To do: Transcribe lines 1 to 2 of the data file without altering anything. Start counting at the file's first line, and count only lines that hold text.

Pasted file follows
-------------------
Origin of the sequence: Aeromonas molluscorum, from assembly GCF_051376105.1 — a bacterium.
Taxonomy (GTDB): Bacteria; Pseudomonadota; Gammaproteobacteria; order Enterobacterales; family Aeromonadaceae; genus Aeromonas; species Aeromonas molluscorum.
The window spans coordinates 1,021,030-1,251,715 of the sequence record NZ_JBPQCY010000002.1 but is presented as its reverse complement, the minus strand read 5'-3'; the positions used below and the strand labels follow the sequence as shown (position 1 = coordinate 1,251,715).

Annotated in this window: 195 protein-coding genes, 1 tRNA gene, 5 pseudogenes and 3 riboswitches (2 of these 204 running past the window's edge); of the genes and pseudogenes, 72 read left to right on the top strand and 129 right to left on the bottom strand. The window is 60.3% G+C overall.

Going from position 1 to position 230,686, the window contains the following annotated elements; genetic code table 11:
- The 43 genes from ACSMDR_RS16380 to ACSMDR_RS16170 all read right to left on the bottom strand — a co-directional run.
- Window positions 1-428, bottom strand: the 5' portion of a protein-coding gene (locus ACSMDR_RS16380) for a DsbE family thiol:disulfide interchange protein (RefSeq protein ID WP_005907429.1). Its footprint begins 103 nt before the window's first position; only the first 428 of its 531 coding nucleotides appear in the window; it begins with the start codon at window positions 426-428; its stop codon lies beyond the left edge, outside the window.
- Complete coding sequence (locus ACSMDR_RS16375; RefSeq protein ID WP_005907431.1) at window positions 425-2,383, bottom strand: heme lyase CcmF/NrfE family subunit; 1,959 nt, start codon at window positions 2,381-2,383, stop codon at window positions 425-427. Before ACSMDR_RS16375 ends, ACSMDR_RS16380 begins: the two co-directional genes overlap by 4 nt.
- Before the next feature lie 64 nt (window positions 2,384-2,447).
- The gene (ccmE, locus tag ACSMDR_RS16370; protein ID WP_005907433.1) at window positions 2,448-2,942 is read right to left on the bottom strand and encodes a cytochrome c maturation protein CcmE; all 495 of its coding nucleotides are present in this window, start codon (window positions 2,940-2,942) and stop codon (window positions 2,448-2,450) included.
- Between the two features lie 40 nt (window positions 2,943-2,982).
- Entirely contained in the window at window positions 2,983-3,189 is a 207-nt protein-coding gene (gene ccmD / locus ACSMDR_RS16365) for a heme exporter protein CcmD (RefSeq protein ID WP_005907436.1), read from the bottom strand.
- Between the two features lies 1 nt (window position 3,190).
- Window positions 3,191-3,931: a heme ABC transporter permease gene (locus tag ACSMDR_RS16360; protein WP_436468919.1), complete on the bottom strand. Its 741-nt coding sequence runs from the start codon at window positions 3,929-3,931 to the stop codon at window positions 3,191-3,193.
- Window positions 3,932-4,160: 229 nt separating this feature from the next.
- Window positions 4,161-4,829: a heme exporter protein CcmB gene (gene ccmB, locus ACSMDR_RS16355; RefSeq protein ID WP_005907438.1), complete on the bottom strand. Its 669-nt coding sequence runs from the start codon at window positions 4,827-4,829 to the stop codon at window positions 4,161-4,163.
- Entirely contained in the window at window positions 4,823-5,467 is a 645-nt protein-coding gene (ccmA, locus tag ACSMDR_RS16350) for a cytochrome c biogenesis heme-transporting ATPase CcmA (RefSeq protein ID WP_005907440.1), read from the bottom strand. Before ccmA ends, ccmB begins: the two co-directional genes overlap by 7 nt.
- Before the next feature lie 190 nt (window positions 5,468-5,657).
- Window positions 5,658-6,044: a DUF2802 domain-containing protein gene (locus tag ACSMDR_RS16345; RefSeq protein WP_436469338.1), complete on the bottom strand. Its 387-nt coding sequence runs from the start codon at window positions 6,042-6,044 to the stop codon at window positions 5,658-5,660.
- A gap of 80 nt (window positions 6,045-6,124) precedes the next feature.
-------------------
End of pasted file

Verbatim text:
Origin of the sequence: Aeromonas molluscorum, from assembly GCF_051376105.1 — a bacterium.
Taxonomy (GTDB): Bacteria; Pseudomonadota; Gammaproteobacteria; order Enterobacterales; family Aeromonadaceae; genus Aeromonas; species Aeromonas molluscorum.